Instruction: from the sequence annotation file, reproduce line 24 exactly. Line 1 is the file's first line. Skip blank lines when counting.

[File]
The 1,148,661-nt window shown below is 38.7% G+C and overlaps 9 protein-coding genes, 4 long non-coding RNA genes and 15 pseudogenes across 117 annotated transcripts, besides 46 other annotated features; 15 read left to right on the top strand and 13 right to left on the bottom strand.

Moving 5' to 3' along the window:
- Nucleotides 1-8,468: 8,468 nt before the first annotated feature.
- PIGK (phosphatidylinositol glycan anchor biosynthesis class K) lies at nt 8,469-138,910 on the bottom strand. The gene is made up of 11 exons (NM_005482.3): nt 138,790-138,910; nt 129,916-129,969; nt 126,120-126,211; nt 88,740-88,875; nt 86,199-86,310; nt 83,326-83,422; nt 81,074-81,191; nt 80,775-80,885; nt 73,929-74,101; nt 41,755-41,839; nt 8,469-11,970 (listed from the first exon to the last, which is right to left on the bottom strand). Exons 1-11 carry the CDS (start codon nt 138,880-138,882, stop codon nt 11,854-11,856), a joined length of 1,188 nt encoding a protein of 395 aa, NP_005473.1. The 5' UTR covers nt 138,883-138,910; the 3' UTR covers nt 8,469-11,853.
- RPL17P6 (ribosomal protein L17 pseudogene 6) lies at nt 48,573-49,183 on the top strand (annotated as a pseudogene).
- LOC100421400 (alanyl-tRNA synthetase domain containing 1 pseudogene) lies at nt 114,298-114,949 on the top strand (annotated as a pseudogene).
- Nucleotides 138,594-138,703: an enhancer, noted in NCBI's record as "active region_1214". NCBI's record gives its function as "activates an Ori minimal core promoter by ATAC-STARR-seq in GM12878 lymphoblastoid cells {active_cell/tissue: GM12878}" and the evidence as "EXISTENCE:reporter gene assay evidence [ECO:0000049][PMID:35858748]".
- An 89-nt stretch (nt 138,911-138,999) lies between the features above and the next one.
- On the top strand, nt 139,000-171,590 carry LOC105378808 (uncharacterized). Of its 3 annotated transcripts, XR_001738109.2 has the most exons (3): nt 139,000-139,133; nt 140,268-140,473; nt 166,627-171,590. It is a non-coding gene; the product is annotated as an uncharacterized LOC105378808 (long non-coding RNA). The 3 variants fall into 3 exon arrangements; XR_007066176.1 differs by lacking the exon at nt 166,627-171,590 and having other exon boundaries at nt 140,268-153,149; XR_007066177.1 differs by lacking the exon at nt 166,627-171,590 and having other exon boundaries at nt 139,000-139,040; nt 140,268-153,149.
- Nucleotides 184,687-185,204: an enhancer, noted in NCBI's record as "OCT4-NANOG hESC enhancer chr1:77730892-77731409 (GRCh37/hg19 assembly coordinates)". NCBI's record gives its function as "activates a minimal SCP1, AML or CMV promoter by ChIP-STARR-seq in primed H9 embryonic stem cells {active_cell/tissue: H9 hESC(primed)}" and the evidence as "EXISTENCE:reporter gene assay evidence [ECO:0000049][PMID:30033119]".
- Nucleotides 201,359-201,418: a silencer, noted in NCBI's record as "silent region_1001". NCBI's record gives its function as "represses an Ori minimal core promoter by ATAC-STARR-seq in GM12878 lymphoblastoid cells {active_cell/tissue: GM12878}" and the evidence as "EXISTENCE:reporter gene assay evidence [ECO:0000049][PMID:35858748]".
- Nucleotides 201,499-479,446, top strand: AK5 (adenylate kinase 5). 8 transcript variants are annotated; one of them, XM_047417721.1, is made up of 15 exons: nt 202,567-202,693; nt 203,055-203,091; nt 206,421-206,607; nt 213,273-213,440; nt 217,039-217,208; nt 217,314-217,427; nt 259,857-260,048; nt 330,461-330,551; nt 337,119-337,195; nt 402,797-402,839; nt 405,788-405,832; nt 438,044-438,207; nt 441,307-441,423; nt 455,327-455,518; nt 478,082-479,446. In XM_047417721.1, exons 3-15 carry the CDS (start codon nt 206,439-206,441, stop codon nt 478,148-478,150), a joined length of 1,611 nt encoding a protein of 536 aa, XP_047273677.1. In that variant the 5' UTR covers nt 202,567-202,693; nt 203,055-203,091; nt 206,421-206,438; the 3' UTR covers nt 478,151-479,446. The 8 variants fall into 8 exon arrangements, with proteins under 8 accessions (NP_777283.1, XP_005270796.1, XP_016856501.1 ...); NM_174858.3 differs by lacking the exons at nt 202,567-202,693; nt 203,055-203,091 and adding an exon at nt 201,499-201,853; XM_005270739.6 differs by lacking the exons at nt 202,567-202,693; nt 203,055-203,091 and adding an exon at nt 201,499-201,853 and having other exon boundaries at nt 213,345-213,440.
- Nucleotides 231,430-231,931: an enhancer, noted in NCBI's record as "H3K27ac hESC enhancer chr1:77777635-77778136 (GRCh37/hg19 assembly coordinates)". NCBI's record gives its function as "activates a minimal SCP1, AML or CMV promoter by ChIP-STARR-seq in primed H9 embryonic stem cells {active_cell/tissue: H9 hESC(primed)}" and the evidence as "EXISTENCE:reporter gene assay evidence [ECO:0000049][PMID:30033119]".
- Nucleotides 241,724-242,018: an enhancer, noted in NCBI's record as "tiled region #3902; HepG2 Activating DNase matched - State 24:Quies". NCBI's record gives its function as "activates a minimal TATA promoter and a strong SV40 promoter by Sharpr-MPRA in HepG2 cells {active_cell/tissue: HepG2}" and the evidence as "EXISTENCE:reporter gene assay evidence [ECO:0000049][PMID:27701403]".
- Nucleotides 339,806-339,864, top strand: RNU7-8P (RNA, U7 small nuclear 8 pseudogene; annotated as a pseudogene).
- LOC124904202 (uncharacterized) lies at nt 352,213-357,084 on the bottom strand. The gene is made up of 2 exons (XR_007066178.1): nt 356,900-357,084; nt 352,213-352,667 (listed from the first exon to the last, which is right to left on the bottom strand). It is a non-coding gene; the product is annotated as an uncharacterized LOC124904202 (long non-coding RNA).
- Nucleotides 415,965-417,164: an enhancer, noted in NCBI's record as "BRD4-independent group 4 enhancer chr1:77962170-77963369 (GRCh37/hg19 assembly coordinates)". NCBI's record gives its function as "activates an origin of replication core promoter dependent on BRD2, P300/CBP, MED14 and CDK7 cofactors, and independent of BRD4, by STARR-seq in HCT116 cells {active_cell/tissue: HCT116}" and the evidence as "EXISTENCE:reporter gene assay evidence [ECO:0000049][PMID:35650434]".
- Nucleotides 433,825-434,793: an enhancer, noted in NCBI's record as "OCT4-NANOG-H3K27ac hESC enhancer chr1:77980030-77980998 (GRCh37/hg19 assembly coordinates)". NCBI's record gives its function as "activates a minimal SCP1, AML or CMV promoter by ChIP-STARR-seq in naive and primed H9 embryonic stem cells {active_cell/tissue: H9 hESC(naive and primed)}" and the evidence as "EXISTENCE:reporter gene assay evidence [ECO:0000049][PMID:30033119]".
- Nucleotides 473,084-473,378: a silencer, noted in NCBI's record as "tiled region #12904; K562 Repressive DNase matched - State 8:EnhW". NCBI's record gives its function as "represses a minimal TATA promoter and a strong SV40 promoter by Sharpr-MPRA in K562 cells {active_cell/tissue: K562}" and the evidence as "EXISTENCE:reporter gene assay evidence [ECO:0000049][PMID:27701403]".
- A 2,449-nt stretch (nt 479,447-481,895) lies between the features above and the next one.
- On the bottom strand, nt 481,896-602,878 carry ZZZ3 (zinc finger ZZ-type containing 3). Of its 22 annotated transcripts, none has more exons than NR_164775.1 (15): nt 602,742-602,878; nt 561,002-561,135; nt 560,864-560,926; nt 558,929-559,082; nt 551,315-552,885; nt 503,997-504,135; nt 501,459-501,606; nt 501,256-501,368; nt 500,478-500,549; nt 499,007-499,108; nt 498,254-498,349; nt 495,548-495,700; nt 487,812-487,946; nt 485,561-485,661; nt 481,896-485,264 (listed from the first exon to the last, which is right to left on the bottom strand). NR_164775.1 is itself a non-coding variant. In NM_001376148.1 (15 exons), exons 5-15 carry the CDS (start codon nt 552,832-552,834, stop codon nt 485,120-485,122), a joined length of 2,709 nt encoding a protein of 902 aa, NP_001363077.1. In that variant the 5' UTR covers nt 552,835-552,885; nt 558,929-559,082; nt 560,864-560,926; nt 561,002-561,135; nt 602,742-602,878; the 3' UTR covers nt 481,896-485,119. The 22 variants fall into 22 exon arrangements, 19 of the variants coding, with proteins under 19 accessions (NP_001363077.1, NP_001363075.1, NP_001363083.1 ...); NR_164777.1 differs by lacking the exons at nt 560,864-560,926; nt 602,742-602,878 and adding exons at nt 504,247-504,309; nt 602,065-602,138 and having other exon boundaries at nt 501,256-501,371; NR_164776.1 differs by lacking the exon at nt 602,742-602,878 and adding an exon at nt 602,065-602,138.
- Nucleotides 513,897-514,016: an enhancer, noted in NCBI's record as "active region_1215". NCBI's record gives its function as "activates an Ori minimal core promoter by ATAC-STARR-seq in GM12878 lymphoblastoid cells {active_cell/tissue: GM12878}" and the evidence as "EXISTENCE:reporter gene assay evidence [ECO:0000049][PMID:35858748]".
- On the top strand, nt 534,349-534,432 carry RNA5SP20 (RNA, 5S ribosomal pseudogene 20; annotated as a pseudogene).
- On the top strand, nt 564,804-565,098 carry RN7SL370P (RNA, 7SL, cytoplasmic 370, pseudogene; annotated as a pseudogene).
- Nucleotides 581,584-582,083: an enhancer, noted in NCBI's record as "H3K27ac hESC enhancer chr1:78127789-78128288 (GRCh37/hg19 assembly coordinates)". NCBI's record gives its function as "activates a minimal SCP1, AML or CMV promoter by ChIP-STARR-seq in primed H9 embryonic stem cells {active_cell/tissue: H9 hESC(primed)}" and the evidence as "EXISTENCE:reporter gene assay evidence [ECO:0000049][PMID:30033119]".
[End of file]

- On the top strand, nt 564,804-565,098 carry RN7SL370P (RNA, 7SL, cytoplasmic 370, pseudogene; annotated as a pseudogene).